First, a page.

Ezra kicked and squirmed, struggling to breathe. He needed air. He managed a strangled groan as the writhing tentacles bound his legs and arms. He couldn’t move. He was utterly helpless.

The tentacle around his throat tightened further, cutting off what little air he’d been getting. His mouth opened in a silent scream. Tears stung his eyes. He was going to die. There was no escape. He’d always known he wouldn’t live a long life, not with his condition, but he’d never expected death to take him so suddenly.

He’d never gotten to tell his mother how he truly felt about her. He’d never gotten the chance to say that her words had hurt him – that they’d cut him more deeply than any knife could. He’d never been able to tell her that, although he knew she meant well, he never felt she’d truly loved him. As darkness closed around his vision, he realized that he never would.

Would she mourn his death? Ezra didn’t know. Perhaps, she wasn’t capable. He’d never learn, now, why she’d chosen him over Connor. So many words he’d never said to her out of what? Fear over the answers he’d receive? It seemed a trivial thing now. Then, again, anything would seem trivial in the face of death.

Something he can’t explain…

Bertram frowned at the computer screen. What did he think of these claims of hallucinations? What could he say to that? Keenan was paranoid. Everyone knew that. Rory was traumatized by his ex-wife. They all knew that too. That left Chris…

He broke off the train of thought and glanced over his shoulder. Was that the door? “Beth?” he said, stepping away from the desk to peer into the corridor. He gasped and staggered back.

“Don’t think you can run, boyo,” the man said, following him into the room.

Bertram’s heart was hammering in his chest. All his senses said this man was there! He couldn’t just see him. He could hear him – smell him! The man who’d killed his brother! “Stay back,” Bertram rasped, grabbing his side arm.

He blinked and… the man was gone. Bertram blinked again and set the weapon down. Trembling, he stepped across the room. Nothing. Not a sound. He peered out of the room and held his breath when the knob turned. It opened and he sighed in relief.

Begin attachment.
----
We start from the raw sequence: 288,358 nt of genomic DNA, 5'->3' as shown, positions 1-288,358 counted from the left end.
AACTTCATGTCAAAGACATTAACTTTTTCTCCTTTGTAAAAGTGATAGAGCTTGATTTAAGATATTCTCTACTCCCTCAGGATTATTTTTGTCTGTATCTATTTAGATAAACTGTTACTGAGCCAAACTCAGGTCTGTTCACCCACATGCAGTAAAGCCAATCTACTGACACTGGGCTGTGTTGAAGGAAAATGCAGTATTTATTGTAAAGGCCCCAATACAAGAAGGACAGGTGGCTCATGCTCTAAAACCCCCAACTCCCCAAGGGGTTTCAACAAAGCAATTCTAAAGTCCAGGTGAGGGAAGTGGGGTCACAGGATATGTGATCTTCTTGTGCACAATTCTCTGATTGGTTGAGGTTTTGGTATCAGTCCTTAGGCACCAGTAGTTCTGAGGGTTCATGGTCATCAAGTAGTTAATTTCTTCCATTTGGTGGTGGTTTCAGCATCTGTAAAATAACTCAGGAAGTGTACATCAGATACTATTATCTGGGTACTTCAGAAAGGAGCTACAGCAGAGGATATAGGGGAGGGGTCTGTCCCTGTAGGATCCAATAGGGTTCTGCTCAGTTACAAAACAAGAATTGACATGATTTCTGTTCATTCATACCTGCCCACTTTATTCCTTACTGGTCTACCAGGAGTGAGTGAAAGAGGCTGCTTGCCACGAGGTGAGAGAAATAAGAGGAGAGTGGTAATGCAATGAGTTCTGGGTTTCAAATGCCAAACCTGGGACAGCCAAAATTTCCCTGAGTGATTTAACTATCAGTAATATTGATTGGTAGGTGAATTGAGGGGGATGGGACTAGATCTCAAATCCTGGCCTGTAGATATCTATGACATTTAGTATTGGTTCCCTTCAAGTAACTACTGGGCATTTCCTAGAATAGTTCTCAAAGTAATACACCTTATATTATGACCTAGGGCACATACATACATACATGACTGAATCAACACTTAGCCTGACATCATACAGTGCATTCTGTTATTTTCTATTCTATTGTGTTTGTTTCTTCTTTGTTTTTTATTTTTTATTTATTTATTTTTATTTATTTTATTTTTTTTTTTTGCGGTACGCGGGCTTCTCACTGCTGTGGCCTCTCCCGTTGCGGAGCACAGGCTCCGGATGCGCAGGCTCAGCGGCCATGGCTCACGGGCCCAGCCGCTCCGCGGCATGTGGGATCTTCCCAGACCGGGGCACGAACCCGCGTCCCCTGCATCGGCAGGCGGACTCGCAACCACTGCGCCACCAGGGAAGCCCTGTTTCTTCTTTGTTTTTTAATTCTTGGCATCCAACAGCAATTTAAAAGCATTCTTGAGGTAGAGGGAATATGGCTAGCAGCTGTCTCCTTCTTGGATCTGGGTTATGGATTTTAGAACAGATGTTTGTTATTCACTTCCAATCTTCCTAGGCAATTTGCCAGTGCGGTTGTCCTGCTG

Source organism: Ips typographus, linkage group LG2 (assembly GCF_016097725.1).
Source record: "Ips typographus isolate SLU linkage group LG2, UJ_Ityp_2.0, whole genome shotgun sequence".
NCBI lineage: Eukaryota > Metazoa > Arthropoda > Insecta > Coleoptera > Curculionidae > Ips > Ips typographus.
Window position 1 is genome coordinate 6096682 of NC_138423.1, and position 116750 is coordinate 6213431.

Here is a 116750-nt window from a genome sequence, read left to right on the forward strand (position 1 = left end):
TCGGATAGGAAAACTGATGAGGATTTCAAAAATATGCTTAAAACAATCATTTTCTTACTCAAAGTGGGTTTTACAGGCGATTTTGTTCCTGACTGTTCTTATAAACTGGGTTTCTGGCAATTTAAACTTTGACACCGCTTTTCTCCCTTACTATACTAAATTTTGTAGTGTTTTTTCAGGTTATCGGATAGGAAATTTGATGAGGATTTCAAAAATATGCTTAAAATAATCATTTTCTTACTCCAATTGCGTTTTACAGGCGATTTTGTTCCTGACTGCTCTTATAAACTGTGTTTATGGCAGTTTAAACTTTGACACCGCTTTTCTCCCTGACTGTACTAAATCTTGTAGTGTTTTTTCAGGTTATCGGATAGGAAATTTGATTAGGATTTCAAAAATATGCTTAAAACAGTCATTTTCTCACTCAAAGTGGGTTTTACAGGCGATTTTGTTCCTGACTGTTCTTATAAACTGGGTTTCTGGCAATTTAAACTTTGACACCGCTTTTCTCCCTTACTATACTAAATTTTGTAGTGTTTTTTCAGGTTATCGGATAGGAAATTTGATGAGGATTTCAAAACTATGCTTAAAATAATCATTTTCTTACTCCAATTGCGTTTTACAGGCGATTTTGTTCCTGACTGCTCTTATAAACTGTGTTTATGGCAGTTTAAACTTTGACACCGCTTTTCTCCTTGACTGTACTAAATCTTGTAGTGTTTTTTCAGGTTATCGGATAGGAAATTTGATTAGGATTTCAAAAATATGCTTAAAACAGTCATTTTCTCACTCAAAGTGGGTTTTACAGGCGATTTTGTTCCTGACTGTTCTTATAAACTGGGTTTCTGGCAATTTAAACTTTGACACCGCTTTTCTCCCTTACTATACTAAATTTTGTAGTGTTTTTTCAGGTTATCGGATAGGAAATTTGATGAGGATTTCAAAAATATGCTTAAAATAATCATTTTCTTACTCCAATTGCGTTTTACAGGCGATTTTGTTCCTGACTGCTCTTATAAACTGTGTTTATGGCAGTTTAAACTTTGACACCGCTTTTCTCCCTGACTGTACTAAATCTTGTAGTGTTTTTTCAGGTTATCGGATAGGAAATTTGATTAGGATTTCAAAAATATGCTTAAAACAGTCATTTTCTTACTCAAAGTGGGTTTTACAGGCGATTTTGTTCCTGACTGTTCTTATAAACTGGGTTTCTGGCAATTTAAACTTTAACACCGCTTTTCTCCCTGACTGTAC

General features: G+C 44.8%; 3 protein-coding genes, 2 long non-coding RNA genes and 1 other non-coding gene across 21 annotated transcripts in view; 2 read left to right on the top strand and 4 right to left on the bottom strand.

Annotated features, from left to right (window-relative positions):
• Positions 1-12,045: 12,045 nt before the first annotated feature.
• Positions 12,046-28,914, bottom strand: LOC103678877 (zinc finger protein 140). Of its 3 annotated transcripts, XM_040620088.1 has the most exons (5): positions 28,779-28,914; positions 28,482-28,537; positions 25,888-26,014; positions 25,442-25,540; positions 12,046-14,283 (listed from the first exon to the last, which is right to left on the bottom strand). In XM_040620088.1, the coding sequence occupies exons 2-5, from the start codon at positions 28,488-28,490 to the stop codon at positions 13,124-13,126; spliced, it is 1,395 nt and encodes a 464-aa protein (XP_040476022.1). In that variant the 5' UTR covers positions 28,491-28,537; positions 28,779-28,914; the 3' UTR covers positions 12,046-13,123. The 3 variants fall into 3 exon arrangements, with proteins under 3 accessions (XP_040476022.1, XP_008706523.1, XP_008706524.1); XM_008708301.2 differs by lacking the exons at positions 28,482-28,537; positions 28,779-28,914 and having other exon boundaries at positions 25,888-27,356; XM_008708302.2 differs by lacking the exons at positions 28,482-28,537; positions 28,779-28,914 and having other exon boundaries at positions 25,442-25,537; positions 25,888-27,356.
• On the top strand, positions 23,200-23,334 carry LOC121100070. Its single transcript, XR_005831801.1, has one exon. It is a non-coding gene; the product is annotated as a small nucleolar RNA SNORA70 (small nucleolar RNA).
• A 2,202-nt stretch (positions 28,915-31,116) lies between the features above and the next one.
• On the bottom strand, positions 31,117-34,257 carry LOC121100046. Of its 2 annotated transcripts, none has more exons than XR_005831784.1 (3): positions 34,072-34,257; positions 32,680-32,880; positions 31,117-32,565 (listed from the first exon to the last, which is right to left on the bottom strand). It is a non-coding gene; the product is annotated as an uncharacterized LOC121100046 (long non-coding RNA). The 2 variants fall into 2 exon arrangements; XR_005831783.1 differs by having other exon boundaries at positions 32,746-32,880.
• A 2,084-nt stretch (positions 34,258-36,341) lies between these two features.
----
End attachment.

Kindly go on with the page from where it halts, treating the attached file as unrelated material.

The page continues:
“Bertram?” Beth said, blinking. “Are you all right?”

“Yeah,” Bertram said, nodding. “I – I just have one thing to finish up. Then, I’ll come to bed.” Beth smiled at him and nodded. Bertram sighed and strode back to the computer. He typed three words. “We met tomorrow.” That was all he needed to say.

Hold me close. Tie me down, sir.

“Are you all right?” Sera asked. Keenan seemed especially tense tonight. Frowning, she sat down beside him on the couch.

Keenan sighed and covered his eyes with his hands. “Three times now, members of Shynian Intelligence have had these… really frightening visions. Chris saw a wolf, Rory saw Carmine and… I saw Isaac,” he said.

“Why should seeing Isaac be so terrible?” Sera said, tucking a lock of hair behind Keenan’s ear. “You aren’t afraid of spirits.”

“I… did something to him,” Keenan said, his voice faint. “At the time, I didn’t see any choice. I still don’t see any choice, but… I feel horrible!”

Sera sighed. “Is there anything I can do to help?” she asked. She hated seeing him like this. Whatever had happened, she was certain Keenan had acted in a way that he thought was best.

“Just,” Keenan said, his voice cracking, “Just hold me?”

Sera nodded and put her arms around Keenan’s shoulders. He rested his head on her chest and sighed softly. As she felt the tension slipping away, she smiled faintly. Once he’d calmed down, he’d be able to think more clearly and see the real problem. Just what were these horrible visions? Where were they coming from?

the door out of the fairy-tale stands wide open